Chronic Persistent Cough in Adults - Treatment

How will my cough be treated?

This will entirely depend on the cause. It is important to try to work this out first, in order to get you on the right treatment. For example, if it turns out to be an infection, such as TB, you would be put on a special antibiotic regime. If it turns out to be asthma or COPD, you will be given inhalers, and these adjusted until the cough improves. If you have reflux, you might be given anti-reflux medicines such as proton pump inhibitors (PPIs) or ranitidine. If you have congestion in your nose, you may be given a steroid nasal spray. Or you may be referred to an ear, nose and throat (ENT) specialist for further examination of the inside of your nose and sinuses. If you are on a medicine which has caused the cough, this can be stopped.

If you smoke, you will be advised strongly to stop smoking.

What will the treatment be if no cause is found?

This is more difficult but there are a number of options which may be tried. These include:

  • Soothing preparations. These don't cure the cough but may help to soothe it a little. Examples include simple linctus and cough sweets available from pharmacies.
  • Cough suppressing treatments. There are no magical treatments for suppressing cough but there are some which might be helpful, such as pholcodine or codeine.
  • Medicines which may make it easier to cough up the phlegm. These medicines are called mucolytics. These are only useful in people who have coughs which are not dry.
  • Steroid inhalers. These are usually used for people with asthma or COPD, but sometimes help reduce inflammation in the airways and improve a cough. They often help if your airways have persisting irritation after an infection which has settled.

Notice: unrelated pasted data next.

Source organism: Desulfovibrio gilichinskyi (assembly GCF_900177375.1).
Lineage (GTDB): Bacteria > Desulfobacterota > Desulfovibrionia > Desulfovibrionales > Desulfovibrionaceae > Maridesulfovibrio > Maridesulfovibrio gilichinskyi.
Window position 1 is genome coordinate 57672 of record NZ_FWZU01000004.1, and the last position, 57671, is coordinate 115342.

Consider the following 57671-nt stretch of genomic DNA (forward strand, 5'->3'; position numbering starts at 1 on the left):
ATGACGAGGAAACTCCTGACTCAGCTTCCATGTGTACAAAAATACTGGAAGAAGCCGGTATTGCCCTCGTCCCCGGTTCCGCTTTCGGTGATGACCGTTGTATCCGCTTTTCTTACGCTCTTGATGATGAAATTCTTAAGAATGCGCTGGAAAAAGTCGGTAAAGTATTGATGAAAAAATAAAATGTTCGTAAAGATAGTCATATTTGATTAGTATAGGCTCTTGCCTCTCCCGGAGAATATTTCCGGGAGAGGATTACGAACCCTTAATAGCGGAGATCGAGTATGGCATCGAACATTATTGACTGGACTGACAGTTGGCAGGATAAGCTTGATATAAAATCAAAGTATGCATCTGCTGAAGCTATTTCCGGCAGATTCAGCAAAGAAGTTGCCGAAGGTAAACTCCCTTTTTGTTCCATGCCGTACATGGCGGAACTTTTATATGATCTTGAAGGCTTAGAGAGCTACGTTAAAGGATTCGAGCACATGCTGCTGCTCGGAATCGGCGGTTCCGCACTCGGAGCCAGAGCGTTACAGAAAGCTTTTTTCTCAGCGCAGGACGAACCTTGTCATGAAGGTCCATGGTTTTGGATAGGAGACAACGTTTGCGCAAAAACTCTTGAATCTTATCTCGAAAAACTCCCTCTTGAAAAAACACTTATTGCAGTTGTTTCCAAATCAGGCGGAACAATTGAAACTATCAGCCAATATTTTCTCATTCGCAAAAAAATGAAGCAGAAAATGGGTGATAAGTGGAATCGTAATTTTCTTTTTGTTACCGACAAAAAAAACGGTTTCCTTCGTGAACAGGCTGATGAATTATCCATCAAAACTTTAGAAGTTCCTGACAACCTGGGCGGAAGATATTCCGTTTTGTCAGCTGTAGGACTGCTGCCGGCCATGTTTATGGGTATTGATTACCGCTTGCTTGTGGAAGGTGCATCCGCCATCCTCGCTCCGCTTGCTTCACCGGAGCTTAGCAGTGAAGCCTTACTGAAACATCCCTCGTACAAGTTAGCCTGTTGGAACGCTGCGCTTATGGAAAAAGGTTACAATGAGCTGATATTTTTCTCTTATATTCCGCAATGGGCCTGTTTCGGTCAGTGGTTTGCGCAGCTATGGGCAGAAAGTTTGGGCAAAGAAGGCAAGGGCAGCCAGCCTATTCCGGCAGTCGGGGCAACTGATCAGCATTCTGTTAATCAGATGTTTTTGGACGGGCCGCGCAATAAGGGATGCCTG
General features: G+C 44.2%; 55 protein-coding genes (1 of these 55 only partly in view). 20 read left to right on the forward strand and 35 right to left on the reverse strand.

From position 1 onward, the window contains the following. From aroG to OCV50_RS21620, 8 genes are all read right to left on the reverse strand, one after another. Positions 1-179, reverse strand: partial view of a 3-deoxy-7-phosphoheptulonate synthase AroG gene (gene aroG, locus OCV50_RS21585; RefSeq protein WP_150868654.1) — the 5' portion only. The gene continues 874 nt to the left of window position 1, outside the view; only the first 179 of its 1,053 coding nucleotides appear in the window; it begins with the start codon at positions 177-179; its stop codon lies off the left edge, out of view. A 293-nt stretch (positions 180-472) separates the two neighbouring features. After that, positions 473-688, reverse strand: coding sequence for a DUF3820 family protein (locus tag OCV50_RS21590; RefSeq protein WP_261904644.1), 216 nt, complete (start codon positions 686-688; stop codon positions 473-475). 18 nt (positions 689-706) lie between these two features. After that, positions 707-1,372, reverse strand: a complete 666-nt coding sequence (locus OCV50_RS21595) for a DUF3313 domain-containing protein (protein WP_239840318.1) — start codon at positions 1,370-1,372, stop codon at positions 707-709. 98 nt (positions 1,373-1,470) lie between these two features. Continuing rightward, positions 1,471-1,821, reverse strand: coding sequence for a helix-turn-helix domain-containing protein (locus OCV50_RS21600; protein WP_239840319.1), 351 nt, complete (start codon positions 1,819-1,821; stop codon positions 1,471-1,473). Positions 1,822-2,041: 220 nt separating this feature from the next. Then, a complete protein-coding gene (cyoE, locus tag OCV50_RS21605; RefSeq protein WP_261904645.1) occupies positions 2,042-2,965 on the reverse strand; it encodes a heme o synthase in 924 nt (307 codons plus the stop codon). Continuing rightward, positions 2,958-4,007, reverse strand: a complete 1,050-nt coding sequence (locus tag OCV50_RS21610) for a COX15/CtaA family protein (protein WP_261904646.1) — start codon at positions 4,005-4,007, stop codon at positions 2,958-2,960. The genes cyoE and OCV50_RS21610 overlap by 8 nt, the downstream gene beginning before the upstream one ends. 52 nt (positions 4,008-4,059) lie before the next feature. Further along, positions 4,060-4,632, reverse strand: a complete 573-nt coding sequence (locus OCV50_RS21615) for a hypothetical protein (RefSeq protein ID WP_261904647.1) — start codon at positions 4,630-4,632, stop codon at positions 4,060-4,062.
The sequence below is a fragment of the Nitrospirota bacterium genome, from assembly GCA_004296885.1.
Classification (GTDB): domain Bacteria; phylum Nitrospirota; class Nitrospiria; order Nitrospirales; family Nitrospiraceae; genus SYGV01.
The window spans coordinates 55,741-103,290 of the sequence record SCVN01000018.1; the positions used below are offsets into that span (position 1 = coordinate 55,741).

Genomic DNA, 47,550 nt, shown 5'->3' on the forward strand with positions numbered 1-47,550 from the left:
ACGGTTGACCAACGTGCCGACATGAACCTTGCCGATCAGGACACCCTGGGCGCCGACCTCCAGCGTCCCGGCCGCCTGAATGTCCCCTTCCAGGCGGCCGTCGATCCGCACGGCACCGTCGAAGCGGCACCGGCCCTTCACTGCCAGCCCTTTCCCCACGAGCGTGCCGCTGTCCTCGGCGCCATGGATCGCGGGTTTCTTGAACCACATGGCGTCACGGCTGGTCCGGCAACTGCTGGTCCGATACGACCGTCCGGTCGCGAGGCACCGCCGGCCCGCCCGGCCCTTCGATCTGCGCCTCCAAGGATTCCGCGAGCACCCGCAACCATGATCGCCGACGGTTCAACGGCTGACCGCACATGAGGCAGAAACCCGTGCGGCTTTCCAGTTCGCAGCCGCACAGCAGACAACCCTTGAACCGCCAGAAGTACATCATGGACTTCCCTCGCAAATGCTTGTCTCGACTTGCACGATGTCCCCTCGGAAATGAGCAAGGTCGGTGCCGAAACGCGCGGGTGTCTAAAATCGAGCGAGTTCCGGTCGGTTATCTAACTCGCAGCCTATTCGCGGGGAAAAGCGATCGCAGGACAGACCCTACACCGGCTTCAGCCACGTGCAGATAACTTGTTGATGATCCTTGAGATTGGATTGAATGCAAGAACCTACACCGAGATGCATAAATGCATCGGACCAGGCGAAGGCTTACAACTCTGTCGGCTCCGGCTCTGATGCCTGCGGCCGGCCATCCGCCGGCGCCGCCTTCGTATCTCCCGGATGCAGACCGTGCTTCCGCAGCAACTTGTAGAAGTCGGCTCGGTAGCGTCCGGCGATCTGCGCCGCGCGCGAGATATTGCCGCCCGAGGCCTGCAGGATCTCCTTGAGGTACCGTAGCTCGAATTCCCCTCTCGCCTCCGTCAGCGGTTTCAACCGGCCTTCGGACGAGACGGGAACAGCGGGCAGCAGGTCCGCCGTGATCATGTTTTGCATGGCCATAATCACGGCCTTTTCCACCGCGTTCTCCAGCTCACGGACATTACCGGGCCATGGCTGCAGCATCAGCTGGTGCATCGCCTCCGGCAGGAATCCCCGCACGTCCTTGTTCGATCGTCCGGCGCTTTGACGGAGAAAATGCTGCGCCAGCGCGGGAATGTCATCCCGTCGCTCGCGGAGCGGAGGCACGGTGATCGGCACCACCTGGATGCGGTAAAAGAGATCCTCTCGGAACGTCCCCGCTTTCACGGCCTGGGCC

• Medicines which work to make the nerves less sensitive. These include amitriptyline, gabapentin and pregabalin.
  • Speech therapy.

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  • Cough; NICE CKS, June 2015 (UK access only)
  • Barraclough K; Chronic cough in adults. BMJ. 2009 Apr 24 338:b1218. doi: 10.1136/bmj.b1218.
  • Johnstone KJ, Chang AB, Fong KM, et al; Inhaled corticosteroids for subacute and chronic cough in adults. Cochrane Database Syst Rev. 2013 Mar 28 (3):CD009305. doi: 10.1002/14651858.CD009305.pub2.
  • Gibson PG, Vertigan AE; Management of chronic refractory cough. BMJ. 2015 Dec 14 351:h5590. doi: 10.1136/bmj.h5590.
  • Faruqi S, Murdoch RD, Allum F, et al; On the definition of chronic cough and current treatment pathways: an international qualitative study. Cough. 2014 May 29 10:5. doi: 10.1186/1745-9974-10-5. eCollection 2014.
Author:
Dr Mary Harding
Peer Reviewer:
Prof Cathy Jackson
Document ID:
29396 (v1)
Last Checked:
11 May 2017
Next Review:
25 June 2020

Disclaimer: This article is for information only and should not be used for the diagnosis or treatment of medical conditions. Patient Platform Limited has used all reasonable care in compiling the information but make no warranty as to its accuracy. Consult a doctor or other health care professional for diagnosis and treatment of medical conditions. For details see our conditions.